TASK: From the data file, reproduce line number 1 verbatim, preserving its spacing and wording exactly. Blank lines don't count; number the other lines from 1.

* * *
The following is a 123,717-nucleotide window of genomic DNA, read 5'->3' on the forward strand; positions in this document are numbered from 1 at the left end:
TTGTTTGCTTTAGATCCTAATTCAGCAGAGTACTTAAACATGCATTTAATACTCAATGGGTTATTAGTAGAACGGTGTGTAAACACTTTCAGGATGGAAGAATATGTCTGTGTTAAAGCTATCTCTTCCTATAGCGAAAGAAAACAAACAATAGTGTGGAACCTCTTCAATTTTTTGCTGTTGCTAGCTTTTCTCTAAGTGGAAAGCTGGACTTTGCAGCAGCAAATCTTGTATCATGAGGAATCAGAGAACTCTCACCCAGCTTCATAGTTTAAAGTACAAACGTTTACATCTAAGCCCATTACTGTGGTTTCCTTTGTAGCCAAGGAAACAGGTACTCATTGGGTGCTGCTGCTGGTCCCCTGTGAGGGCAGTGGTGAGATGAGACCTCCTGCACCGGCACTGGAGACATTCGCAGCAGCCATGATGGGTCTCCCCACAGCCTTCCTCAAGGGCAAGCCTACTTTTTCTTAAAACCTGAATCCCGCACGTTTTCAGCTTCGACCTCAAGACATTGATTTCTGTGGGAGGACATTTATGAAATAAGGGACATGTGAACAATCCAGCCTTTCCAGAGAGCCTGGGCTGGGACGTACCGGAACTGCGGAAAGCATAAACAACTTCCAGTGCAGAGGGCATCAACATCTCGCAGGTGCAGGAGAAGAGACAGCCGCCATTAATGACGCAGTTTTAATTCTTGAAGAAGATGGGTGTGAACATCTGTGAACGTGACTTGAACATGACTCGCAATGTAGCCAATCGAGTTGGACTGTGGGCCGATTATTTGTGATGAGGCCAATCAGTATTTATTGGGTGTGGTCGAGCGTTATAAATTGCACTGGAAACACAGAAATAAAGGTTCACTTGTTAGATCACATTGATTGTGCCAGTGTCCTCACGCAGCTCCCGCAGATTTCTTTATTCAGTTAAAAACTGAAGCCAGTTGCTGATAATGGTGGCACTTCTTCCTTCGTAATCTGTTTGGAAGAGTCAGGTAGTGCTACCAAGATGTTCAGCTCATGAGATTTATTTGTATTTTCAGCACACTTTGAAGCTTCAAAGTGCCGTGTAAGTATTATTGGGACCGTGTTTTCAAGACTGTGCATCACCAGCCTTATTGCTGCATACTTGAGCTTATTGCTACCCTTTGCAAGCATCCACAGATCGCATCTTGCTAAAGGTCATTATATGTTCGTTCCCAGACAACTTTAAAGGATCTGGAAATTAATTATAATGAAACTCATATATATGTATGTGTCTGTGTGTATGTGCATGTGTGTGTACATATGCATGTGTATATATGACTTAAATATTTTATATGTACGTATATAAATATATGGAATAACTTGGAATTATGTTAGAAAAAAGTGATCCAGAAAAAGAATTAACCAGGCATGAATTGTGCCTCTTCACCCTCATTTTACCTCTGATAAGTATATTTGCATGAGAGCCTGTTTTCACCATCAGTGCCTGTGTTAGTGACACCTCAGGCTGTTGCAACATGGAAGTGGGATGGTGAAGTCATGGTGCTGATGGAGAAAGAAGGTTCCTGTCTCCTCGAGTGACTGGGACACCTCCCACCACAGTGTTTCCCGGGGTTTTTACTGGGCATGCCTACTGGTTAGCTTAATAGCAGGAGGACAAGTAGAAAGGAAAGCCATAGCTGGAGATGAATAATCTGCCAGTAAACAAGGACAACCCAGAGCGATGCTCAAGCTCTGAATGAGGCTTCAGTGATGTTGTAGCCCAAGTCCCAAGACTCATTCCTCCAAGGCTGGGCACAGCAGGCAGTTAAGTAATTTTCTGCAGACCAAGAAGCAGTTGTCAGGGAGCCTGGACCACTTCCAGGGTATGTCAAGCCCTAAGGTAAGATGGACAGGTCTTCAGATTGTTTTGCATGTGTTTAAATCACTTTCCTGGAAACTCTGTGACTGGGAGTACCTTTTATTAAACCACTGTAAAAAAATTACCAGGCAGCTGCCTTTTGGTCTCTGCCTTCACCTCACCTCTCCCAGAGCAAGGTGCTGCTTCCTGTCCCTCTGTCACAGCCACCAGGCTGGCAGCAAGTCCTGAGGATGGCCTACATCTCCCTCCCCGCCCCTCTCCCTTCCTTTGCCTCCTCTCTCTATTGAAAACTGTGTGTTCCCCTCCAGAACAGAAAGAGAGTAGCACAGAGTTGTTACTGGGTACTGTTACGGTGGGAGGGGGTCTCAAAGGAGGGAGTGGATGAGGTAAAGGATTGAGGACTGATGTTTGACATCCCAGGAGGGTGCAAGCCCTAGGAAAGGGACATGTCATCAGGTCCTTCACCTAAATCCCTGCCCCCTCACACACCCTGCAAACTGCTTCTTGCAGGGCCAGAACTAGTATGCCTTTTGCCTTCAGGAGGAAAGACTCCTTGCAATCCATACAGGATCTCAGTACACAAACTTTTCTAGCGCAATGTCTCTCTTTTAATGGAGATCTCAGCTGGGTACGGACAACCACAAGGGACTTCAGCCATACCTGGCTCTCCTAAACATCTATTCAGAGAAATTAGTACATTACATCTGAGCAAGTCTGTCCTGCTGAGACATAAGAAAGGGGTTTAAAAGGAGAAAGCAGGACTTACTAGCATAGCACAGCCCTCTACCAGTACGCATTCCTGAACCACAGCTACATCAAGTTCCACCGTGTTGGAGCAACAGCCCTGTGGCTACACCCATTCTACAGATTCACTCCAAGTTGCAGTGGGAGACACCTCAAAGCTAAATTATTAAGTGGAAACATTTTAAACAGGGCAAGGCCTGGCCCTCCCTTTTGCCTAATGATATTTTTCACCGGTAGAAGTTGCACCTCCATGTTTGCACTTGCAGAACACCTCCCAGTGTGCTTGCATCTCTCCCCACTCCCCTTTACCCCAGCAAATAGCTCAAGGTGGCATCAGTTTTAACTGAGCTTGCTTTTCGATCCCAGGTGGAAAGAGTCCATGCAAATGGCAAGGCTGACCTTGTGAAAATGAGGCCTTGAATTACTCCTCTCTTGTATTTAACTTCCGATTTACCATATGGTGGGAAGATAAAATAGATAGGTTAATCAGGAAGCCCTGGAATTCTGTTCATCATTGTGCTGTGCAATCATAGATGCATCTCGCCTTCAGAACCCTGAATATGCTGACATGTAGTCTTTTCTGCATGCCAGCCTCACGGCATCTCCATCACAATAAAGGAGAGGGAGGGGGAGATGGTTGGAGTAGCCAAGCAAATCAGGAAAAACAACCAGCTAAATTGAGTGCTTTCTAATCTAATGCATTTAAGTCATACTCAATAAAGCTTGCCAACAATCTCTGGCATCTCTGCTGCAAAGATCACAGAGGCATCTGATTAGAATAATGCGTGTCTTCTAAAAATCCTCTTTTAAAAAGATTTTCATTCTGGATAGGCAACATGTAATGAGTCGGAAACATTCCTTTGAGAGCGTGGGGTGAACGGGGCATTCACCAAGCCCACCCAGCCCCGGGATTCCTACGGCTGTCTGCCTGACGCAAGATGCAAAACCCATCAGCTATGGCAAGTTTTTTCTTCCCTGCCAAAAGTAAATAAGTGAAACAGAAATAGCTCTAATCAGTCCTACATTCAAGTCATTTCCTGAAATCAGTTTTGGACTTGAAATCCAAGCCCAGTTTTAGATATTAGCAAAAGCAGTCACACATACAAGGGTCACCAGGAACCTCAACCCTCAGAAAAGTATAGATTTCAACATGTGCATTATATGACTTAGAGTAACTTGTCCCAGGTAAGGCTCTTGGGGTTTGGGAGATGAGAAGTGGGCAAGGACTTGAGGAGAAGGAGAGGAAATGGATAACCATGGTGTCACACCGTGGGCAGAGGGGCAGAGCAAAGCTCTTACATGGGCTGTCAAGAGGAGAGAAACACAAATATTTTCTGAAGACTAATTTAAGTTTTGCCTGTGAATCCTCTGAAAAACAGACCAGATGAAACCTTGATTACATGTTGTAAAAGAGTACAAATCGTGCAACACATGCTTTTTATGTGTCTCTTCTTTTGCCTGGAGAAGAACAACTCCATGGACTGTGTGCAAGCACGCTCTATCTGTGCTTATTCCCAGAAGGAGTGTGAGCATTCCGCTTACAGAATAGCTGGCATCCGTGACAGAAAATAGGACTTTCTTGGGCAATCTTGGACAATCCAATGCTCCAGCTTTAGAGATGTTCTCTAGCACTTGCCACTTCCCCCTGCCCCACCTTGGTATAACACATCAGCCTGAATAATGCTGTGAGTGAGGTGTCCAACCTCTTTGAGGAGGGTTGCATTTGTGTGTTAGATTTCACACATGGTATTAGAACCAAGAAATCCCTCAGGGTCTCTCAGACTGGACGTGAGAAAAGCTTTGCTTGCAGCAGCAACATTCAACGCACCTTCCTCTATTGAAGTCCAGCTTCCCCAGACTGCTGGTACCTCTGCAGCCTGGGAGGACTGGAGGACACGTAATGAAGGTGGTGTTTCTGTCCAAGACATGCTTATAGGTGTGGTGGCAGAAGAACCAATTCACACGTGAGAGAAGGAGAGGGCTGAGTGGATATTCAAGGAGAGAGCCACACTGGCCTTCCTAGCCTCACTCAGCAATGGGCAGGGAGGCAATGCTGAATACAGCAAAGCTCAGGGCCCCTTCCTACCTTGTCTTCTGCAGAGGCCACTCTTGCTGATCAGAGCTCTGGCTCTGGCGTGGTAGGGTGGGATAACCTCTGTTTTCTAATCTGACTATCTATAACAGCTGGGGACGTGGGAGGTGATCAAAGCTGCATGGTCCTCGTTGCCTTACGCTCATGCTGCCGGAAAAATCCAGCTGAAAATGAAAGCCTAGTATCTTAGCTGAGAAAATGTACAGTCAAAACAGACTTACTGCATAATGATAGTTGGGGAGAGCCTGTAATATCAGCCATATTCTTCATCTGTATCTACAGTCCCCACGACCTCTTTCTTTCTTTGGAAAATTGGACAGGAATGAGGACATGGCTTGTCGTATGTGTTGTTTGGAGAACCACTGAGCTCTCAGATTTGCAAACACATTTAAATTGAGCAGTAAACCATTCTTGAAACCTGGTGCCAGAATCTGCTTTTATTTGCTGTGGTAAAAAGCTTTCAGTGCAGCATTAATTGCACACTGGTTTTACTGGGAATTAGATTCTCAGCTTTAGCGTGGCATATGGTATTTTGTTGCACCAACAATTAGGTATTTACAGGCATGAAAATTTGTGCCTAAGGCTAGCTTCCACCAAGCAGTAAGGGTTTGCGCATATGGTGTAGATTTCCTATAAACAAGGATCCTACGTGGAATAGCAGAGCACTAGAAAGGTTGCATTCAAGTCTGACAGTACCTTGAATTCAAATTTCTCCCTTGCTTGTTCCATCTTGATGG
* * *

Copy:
The following is a 123,717-nucleotide window of genomic DNA, read 5'->3' on the forward strand; positions in this document are numbered from 1 at the left end: